Other Regulators of Calcium Homeostasis
Proestrus differentially regulated several genes known to encode different calcium binding proteins. In the upregulated category, the coding gene of calbindin D28 (Calb1), and three gene members of the neuronal calcium sensor family coding for hippocalcin (Hipca), hippocalcin-like 1 (Hpcal1) and hippocalcin-like 4 (Hpcal4) were exposed. The inositol 1,4,5-trisphosphate 3-kinase B coding gene (Itpkb) was also upregulated. This enzyme produces the inositol 1,3,4,5-tetrakisphosphate (IP4), which regulates store-operated calcium channels (Miller et al., 2007). Other calcium binding protein-coding genes were downregulated (Cib2, Cabp7, and Cab39l). These data support the view that E2 can influence the calcium buffering capacity of GnRH neurons by altering the expression of several calcium-binding proteins.
Predicted Interactions Among Proteins Encoded by Ion Channel and Ca-Homeostasis- Regulating Genes in GnRH Neurons of Proestrous Mouse
The STRING analysis of proestrus-altered genes/proteins revealed a coherent, upregulated cluster of voltage-gated sodium channels that is essential to depolarization and enhanced activity of GnRH neurons seen before the onset of GnRH surge. A similar strength of interaction and upregulated state characterized the subunits of voltage-dependent calcium channels as a prerequisite of neuronal excitation, modulation of intracellular signaling pathways and vesicular release of neurotransmitters (glutamate) and discharge of neurohormones (GnRH, galanin). Some members of the potassium channel proteins, belonging mainly to the voltage-gated and inwardly rectifying subfamily, also established a protein cluster with heavy links with the sodium and calcium protein groups. The functional clarification of this proestrus-evoked response awaits further studies.
Proestrus also evoked down regulation of some channel proteins that formed one single cluster. It was composed by mixed calcium and potassium channel protein subunits. In case of the calcium channel, the response was manifested in 3 subunits of the voltage-dependent calcium channels. The downregulated potassium channel proteins belonged to the K-type subfamily and the voltage-gated potassium channel class. The downregulation of these potassium channel components may support the increased activity of GnRH neurons at late proestrus.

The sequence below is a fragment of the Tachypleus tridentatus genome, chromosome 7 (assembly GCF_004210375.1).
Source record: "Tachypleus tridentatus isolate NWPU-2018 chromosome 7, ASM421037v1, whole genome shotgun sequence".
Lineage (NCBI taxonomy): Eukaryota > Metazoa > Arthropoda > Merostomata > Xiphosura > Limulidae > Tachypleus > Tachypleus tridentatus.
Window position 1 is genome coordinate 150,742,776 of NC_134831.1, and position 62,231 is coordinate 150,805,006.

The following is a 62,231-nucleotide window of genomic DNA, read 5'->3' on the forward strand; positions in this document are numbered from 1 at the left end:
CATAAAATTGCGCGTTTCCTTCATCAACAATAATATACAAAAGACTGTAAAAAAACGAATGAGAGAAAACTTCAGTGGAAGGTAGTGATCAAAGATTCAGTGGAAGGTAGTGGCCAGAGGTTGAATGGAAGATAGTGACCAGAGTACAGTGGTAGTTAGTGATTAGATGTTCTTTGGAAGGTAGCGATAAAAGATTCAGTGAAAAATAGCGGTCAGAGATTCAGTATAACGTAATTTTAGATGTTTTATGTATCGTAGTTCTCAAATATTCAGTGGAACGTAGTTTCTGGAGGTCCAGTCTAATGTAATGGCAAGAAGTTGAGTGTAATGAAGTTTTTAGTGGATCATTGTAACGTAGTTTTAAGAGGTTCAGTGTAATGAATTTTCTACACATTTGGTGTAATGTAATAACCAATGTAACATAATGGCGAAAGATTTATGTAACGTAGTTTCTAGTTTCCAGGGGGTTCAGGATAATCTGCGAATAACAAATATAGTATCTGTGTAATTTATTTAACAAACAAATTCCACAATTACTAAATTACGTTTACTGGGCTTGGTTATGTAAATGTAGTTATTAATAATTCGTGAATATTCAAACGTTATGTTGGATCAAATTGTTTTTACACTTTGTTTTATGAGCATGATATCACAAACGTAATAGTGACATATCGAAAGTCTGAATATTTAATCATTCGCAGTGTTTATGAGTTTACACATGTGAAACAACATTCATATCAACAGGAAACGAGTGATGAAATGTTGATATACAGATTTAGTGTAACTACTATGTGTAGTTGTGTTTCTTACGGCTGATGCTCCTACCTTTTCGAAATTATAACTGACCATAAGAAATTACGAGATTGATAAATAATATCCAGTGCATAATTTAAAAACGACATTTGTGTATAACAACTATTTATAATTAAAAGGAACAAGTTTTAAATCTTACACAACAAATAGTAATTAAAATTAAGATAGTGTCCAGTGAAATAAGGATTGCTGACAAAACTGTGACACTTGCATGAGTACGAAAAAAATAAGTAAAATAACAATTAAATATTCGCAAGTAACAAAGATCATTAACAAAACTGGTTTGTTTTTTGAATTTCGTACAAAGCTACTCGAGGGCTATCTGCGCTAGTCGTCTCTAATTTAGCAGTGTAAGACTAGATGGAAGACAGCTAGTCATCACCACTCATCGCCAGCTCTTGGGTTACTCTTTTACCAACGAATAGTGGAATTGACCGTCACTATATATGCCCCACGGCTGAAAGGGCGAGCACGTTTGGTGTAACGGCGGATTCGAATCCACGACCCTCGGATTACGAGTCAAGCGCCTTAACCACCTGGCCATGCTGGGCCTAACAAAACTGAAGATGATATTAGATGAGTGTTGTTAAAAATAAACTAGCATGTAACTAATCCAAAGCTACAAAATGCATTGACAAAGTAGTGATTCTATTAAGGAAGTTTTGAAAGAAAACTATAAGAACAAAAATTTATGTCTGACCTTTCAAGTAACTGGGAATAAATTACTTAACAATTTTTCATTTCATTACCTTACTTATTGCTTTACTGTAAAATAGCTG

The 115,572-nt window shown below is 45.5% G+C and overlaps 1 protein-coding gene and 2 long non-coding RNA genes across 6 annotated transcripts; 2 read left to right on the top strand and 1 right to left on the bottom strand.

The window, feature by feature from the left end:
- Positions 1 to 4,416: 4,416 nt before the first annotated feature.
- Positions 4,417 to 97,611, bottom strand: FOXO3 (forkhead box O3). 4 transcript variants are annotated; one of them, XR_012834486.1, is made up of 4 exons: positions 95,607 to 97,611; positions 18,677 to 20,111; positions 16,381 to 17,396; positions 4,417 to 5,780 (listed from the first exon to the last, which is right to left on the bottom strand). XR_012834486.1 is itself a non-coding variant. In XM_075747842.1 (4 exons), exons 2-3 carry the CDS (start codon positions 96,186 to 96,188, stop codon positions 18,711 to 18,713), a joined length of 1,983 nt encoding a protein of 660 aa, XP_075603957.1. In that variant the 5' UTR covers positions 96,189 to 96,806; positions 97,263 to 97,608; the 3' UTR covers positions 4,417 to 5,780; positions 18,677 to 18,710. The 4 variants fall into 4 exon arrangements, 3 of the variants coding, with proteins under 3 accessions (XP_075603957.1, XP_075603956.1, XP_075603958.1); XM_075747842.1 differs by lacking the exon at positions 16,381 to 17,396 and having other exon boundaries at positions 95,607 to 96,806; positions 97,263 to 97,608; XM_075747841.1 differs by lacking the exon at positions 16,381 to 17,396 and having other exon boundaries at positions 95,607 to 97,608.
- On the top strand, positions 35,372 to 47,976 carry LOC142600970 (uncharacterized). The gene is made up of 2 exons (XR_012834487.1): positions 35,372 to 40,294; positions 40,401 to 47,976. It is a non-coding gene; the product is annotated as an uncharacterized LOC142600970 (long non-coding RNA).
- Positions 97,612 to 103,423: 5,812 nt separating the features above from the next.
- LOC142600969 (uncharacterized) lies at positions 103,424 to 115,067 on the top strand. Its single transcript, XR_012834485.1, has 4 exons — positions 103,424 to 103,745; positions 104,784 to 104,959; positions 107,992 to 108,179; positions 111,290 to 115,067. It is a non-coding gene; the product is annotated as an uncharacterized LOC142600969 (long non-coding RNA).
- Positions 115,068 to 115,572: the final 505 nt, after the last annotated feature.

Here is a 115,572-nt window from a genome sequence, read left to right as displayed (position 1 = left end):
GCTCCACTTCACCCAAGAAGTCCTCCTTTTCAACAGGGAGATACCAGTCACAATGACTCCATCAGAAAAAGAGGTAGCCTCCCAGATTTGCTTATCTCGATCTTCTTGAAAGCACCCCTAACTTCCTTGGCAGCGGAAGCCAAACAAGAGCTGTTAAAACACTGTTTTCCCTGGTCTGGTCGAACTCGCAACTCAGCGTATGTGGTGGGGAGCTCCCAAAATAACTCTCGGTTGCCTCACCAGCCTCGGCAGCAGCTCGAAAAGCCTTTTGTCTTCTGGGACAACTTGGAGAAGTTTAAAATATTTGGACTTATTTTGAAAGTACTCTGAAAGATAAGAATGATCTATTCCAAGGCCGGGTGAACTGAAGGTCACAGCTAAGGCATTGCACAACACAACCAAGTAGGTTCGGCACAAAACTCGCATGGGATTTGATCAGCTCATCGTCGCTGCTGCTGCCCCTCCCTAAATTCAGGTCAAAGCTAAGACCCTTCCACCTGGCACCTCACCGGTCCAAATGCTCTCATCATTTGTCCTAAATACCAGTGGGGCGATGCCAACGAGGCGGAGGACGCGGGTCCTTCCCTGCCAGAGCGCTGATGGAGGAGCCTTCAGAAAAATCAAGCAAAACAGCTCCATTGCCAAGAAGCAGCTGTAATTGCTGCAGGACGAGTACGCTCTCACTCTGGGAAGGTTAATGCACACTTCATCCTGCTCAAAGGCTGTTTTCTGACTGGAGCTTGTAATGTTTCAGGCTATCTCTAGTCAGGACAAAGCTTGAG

In this study, we elucidated the expression profile of ion channel genes in GnRH neurons of regularly cycling mice processed before the onset of the GnRH surge. The dataset allows insight into the putative remodeling of the different channels. Although, E2 is a key hormone in the positive gonadal steroid feedback acting on GnRH neurons and their afferent neurons, other ovary-born hormones (inhibin, anti-Mullerian hormone and others) also have regulatory effects (Adams et al., 2018). Therefore, we have put the emphasis on the impact of proestrus, instead of E2. Regarding the molecular events, we explored significant differences in expression of genes encoding sodium, potassium, and chloride and calcium ion channel-forming proteins in GnRH neurons obtained from pro- and metestrous mice, respectively. The differential expression of ion channel-coding genes in proestrus elucidates the subtypes of ion channels that contribute to the altered electrophysiology and function of GnRH neurons prior to the GnRH surge.
CV designed and performed the experiments and analyzed the data. NS carried out the bioinformatical analysis of the microarray data. IF contributed to discussion of electrophysiological significance of findings. ZL designed and supervised the project and wrote the manuscript.
This work was supported by the Hungarian Scientific Research Fund (OTKA K-115984 and OTKA K-128278).
Conflict of Interest Statement
The authors declare that the research was conducted in the absence of any commercial or financial relationships that could be construed as a potential conflict of interest.
The authors express their gratitude to Dr. Suzanne M. Moenter (Department of Molecular and Integrative Physiology, University of Michigan) for the donation of the transgenic mice used in this study.
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Keywords: GnRH, ion channels, gene expression, mouse, neurons, proestrus, transcriptome
Citation: Vastagh C, Solymosi N, Farkas I and Liposits Z (2019) Proestrus Differentially Regulates Expression of Ion Channel and Calcium Homeostasis Genes in GnRH Neurons of Mice. Front. Mol. Neurosci. 12:137. doi: 10.3389/fnmol.2019.00137
Received: 14 November 2018; Accepted: 10 May 2019;
Published: 31 May 2019.
Edited by:Kimberly Frances Raab-Graham, Wake Forest School of Medicine, United States
Reviewed by:Patrick E. Chappell, Oregon State University, United States
Christina Gross, Cincinnati Children’s Hospital Medical Center, United States
Copyright © 2019 Vastagh, Solymosi, Farkas and Liposits. This is an open-access article distributed under the terms of the Creative Commons Attribution License (CC BY). The use, distribution or reproduction in other forums is permitted, provided the original author(s) and the copyright owner(s) are credited and that the original publication in this journal is cited, in accordance with accepted academic practice. No use, distribution or reproduction is permitted which does not comply with these terms.
*Correspondence: Zsolt Liposits, email@example.com